"The 6BN6 gated beam limiter used in the 350 was dropped in the 350B which went back to the original pentode limiter. The 350B also used a higher gm. 1st IF tube, although some 350Bs may have also been built with the old standby 6AU6 1st IF tube. The 4-tube multiplex decoder module was replaced with a virtually identical 3-tube design that moved the audio output tube to the main tuner chassis. I assume this change in the multiplex module was made to facilitate its use in receivers where the audio stage would have been redundant. The 3-tube multiplex module differed from the 4-tube module in two ways in addition to the deletion of the audio stage. First, it added switching and some capacitors to create the 'Sonic Monitor' which was Scott's system for identifying stereo broadcasts. Second, the L/C ratio of at least one of the 19/38 kHz tank circuits was changed, presumably to improve the 38 kHz subcarrier recovery.

"The 350C was much like the 350B, but got the new Scott cosmetics, and the limiter was changed to a 6U8 based dual limiter with a diode limiter followed by a pentode limiter. The multiplex module was as in the 350B. Allied radio sold a special version of the 350C with 350B cosmetics, and labelled as a 350B, although it had the new 350C limiter circuit. The 350D dropped the traditional Scott circular dial, which seemed to be a turnoff for many people, and replaced it with a standard slide rule dial to be more competitive in the market. The 350D also used a new simplified multiplex decoder module with automatic stereo/mono switching. The 350D was the only tuner in the 350 series to offer automatic stereo/mono switching."

Here's John again (perhaps we need to give him his own page?): "The LT-10 is essentially a kit version of the 314, the only two differences I know of being that the tuning 'eye' tube in the 314 was replaced by a tuning meter in the LT-10, and the original LT-10 had a brown painted face plate while the 314 had the brushed gold colour. The [stereo] LT-110B was much like a kit version of the 350B. There were two circuit variations of the LT-110, the main difference being the multiplex sub chassis and 'Sonic Monitor' circuit, as in the 350 vs. 350B. The IF/limiter stages of the LT-110B were unlike those of either the 350 or 350B, using three 6AU6 pentodes, the final one as the limiter, as in the original 311. I can't remember if the 'B' designation on the LT-110B refers to the circuit change, or if it only designates the later change to the new styling. Also I forgot to mention that the original 350 used a tube rectifier while the 350B, and later models used a solid state rectifier, IIRC the original LT-110 also used a tube rectifier and the LT-110 with the revised circuit and the LT-110B used solid state rectifiers.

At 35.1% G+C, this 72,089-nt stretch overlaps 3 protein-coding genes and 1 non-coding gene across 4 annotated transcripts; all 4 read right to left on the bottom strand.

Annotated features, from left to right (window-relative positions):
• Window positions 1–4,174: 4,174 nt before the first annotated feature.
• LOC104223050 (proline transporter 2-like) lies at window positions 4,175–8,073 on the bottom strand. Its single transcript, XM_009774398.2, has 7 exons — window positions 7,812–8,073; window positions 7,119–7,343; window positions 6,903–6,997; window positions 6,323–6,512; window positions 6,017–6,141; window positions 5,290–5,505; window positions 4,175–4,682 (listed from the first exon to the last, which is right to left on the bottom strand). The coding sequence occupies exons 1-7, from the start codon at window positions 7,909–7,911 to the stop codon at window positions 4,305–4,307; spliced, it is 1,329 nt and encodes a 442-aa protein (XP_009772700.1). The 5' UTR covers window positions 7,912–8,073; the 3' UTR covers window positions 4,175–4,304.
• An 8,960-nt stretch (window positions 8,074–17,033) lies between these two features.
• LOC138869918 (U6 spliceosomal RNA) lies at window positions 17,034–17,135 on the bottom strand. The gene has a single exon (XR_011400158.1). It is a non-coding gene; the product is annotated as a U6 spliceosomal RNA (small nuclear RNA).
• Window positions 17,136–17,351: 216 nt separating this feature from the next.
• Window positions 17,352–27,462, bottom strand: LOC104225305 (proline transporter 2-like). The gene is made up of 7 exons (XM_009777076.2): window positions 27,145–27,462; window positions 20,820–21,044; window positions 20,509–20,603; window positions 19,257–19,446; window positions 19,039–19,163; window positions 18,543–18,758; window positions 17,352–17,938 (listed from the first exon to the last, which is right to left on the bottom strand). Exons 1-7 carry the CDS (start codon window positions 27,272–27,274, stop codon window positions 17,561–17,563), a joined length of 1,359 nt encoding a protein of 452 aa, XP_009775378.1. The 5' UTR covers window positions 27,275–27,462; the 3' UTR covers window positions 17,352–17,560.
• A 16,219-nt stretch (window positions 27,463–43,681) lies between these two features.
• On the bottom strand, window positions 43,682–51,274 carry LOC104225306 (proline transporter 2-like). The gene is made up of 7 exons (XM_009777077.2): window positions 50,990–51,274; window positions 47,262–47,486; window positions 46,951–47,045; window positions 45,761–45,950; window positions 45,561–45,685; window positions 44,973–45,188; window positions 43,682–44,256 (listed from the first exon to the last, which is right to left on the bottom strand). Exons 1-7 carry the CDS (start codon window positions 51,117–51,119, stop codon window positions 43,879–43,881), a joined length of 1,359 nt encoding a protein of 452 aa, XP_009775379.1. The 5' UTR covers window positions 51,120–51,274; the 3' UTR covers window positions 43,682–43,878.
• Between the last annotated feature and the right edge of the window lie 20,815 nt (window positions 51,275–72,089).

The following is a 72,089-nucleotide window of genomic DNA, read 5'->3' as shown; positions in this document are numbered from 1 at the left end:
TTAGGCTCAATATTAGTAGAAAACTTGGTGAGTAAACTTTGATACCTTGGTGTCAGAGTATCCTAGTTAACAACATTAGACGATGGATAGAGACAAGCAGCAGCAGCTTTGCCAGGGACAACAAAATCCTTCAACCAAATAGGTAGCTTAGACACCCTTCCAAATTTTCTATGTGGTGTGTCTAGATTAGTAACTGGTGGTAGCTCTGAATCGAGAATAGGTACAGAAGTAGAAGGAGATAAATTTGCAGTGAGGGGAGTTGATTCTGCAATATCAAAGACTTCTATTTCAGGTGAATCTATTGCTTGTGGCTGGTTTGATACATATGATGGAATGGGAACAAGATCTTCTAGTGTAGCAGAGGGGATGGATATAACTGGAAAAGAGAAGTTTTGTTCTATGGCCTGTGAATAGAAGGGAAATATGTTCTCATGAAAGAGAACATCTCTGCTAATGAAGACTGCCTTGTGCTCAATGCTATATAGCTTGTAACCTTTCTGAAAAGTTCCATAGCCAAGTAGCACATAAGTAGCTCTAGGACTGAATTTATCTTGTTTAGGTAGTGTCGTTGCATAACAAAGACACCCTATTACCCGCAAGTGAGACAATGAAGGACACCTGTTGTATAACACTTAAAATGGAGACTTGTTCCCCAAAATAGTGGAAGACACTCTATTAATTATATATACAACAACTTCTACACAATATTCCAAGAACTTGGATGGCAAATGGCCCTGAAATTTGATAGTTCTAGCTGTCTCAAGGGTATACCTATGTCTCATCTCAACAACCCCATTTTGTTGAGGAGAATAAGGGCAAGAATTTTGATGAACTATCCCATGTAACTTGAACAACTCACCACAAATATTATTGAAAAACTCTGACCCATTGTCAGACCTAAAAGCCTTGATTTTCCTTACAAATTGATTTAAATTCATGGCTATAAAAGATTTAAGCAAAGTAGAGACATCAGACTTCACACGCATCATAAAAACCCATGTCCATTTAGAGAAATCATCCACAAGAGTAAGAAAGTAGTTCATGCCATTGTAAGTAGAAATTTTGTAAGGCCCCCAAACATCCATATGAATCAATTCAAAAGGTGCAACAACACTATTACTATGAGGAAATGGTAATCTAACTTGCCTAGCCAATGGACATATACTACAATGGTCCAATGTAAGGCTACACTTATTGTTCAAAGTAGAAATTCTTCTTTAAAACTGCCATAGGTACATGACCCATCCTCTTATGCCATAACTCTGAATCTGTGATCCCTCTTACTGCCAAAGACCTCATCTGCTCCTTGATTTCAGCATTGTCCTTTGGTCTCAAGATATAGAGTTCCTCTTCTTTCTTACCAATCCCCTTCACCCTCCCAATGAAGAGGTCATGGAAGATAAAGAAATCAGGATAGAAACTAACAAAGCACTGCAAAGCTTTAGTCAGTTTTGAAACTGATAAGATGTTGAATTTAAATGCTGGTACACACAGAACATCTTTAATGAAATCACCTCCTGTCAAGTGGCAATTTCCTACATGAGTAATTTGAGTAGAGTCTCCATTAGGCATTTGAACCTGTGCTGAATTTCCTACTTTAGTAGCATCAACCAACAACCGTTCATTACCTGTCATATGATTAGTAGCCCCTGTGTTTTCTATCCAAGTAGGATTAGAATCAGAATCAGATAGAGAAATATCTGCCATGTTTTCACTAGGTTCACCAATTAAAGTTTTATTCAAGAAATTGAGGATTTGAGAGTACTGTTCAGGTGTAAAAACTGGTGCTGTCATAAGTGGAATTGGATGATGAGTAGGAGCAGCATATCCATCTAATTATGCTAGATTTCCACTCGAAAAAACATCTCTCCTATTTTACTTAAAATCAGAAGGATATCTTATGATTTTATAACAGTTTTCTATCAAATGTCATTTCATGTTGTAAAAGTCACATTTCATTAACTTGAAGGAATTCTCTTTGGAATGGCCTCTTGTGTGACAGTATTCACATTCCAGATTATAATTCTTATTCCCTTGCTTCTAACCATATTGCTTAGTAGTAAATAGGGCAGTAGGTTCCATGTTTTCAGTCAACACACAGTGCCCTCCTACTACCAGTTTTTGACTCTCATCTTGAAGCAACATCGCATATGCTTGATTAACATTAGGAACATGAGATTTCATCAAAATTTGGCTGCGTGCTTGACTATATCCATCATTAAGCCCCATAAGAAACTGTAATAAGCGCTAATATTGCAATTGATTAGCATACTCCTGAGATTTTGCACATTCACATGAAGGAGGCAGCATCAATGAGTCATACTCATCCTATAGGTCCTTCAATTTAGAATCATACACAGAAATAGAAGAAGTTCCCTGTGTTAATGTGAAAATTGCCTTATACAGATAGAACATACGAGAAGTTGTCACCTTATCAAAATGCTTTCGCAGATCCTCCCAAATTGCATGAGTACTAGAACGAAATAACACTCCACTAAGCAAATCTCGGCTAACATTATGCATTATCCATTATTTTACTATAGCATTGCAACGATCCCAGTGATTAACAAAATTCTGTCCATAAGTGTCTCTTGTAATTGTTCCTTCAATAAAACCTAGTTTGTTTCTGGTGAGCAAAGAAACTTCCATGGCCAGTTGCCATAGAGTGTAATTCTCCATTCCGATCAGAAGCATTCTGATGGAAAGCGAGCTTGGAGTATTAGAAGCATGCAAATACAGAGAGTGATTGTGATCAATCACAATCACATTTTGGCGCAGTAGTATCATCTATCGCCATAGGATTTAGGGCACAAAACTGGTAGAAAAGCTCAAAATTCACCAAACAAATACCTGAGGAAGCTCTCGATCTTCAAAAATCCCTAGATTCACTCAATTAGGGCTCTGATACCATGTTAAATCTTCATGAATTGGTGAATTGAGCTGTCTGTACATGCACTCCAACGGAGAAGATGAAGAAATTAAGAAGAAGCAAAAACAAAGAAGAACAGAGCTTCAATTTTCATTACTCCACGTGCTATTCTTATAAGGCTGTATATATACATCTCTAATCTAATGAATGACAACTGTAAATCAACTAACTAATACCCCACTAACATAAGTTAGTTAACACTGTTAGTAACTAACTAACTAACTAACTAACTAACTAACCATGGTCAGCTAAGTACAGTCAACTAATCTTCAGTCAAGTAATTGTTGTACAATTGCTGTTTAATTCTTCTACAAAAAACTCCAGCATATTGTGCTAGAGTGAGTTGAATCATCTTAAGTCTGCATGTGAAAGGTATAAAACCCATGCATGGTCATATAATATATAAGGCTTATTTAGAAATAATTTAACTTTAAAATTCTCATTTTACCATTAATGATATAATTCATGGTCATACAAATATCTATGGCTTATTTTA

"As far as performance differences between the LT-110 and the 350-D, I haven't had any personal experience with the 350-D, but I would expect that the difference was insignificant as far as RF performance goes. I could never tell the difference performance-wise between the LT-10 and the 310-D even though the 310-D had an extra IF filter and two more tubes in the IF/limiter stages. Theory says the 310-D should have a little more selectivity, but the LT-10 was equally sensitive in my experience. The 310-D did have some extra bells and whistles, though, including a squelch circuit. There could be a difference in the sound quality of the LT-110 vs. the 350-D due to the considerable differences in the multiplex circuits the two tuners use, but as I said I have no experience with the 350-D so I don't know one way or the other. I do prefer the sound of the multiplex circuit in the 310-E to that of the 350(B,C), but the 310-E multiplex is a more sophisticated multiplex decoder design than either the 350(B,C) or the 350-D design. My ideal Scott tuner would be an LT-10 with the 310-E multiplex circuit in it. The 350-D seems to be a somewhat rare tuner, I assume because the 312 came out about the same time as the 350-D, so why would anyone buy an old technology tuner like the 350-D when they could have a nice modern transistorized 312, unless saving a few dollars was important."